Sage Products' portfolio includes the Prevalon Liftaem mobile patient transfer system. (Image courtesy of Sage Products)
Sage Products makes and distributes disposable products for everything from skin preparation and protection products to devices that position and move patients.
Stryker said Monday that it will acquire Cary, IL-based Sage Products, which manufactures a host of products meant to prevent so-called "never events" in ICUs and hospitals, including hospital-acquired infections.
The all-cash transaction, valued at $2.775 billion, is expected to close in the second quarter of 2016, pending the applicable waiting period under the Hart-Scott-Rodino Antitrust Improvements Act and other customary closing conditions.
Founded in 1971, Sage Products is a growing, $430-million-a-year business that makes and distributes products for oral care, skin preparation and protection, patient cleaning and hygiene, and turning and positioning of patients, as well as heel care boots.
Sage Products sales were up 13% in 2015.
"The company's established leadership team and innovative products that help prevent hospital acquired conditions have driven consistent double-digit sales growth," Stryker CEO Kevin Lobo said in a news release.
Lobo sees Sage providing tremendous value.
"The double-digit growth has been organic, and it has been well over a decade. ... The size of the opportunity is still very significant," Lobo told analysts during a Monday conference call.
Sage's portfolio of disposable products also complement Stryker products including ICU and hospital beds. Stryker executives see a great deal of potential in expanding Sage sales around the world, and leveraging Stryker's existing relationship in hospitals.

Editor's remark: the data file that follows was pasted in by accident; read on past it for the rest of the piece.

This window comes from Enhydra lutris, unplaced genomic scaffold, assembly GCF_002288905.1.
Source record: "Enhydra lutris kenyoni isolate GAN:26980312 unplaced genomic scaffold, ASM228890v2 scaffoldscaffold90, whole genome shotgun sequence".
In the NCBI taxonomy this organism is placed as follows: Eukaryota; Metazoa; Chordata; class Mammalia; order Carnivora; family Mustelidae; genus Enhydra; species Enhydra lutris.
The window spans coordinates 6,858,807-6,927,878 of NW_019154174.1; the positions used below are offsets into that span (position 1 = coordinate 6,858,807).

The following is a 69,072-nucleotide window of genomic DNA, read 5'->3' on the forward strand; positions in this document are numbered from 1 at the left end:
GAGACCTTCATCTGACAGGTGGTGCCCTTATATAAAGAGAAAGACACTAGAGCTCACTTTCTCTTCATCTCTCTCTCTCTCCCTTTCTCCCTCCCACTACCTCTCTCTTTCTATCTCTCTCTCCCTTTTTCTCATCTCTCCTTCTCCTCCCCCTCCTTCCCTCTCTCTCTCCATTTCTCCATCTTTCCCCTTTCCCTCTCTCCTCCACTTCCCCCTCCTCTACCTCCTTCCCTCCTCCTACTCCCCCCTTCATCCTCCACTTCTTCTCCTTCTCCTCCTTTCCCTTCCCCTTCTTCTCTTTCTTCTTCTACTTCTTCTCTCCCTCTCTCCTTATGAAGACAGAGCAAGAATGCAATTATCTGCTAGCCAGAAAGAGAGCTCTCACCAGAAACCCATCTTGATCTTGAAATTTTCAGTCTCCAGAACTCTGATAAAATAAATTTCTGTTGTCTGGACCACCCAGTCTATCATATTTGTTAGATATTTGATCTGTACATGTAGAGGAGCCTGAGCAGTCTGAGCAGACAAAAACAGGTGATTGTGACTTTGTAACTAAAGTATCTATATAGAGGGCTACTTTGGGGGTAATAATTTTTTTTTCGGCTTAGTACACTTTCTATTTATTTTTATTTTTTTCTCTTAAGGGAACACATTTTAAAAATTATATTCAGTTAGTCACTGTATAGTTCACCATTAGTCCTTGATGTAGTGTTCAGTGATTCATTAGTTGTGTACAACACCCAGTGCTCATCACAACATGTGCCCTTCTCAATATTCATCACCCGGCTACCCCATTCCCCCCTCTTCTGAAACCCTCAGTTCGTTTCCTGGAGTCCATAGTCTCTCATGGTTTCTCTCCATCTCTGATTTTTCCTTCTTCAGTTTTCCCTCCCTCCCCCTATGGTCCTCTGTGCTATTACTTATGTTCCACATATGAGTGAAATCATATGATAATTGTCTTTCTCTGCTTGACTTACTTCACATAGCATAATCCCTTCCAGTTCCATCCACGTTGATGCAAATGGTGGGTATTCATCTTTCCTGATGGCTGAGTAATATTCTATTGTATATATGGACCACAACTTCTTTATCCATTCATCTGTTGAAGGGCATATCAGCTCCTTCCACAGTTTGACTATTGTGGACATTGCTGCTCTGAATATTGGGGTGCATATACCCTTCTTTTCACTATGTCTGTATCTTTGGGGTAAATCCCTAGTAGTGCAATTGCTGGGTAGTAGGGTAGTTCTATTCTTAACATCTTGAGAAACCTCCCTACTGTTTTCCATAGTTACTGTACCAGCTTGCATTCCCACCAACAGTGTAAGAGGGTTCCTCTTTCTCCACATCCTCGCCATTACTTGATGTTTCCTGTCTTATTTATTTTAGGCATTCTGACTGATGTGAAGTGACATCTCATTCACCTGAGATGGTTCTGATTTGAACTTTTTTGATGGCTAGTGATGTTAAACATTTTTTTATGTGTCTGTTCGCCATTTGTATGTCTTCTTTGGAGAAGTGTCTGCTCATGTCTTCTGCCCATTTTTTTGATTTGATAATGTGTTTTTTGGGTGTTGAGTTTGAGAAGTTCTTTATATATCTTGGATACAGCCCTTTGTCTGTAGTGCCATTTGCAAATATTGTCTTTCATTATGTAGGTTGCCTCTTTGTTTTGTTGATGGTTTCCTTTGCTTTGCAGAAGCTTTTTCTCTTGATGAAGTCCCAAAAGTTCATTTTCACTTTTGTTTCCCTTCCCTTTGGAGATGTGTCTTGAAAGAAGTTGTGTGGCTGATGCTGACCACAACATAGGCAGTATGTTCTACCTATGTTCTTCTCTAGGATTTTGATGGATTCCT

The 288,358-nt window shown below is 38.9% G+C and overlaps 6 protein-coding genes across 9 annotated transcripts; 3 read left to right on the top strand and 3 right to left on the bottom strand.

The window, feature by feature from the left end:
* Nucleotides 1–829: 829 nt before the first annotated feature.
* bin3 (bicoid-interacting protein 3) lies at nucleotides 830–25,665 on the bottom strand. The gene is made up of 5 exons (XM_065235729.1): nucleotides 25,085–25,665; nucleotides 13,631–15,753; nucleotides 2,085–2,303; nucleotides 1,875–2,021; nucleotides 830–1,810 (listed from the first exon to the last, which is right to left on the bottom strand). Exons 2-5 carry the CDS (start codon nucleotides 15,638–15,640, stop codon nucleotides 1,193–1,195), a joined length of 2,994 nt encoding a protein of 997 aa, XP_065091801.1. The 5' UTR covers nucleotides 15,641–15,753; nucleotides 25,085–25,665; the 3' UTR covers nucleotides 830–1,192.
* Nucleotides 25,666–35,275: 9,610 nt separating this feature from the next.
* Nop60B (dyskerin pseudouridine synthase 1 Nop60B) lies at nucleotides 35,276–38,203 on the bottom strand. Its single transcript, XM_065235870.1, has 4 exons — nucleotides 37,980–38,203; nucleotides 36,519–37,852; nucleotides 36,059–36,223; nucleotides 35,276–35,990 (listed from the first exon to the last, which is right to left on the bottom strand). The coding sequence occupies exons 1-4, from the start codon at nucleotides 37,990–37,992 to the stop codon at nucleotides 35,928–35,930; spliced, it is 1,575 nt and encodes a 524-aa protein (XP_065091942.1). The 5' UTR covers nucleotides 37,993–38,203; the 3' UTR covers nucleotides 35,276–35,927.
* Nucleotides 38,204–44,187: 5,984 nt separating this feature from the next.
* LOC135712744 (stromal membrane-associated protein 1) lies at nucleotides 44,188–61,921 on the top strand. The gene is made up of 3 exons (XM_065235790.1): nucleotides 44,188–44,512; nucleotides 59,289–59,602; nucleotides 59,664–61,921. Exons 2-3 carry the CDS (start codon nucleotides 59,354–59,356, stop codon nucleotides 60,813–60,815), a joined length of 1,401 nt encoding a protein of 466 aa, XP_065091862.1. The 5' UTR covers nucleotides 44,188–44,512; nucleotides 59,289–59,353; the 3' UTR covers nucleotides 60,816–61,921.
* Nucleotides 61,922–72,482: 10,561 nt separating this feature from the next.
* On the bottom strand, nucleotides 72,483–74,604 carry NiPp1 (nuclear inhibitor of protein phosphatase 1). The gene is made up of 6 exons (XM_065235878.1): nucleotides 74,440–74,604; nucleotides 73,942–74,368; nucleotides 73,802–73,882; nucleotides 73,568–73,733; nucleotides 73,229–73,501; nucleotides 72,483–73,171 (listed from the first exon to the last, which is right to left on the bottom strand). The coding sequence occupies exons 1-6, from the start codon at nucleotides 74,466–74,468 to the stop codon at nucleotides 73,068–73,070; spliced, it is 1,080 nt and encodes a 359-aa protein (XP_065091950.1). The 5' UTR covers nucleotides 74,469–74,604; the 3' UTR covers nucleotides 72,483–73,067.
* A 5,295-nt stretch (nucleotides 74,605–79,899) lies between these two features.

The Sage acquisition goes along with Stryker's growth strategy, which Lobo recently described as being based on a diversified sales footprint bolstered by "healthy R&D investment and a focus and disciplined M&A effort."
Other recent developments by Stryker include plans to build a brand new, state-of-the-art 3-D printing manufacturing facility this year. Stryker has not yet disclosed where the 3-D printing plant will be built, or how much it will cost. The 3-D printing is used for new, innovative products including revision cones with geometry that can only be made with 3D printing, and a soon-to-be-launched 3-D printed titanium interbody device for spine.
"For the foreseeable future, at least the next three, four years or so, our focus is really on innovative new products and not replacing our existing products with -D printed products. The pipeline of innovative new geometries that can't be made without 3-D printing is the area of focus," Stryker chief financial officer Bill Jellison told analysts in January 26 conference call transcribed by Seeking Alpha.
Learn more about cutting-edge medical devices at MD&M West, February 9-11 at the Anaheim Convention Center in Anaheim, CA.
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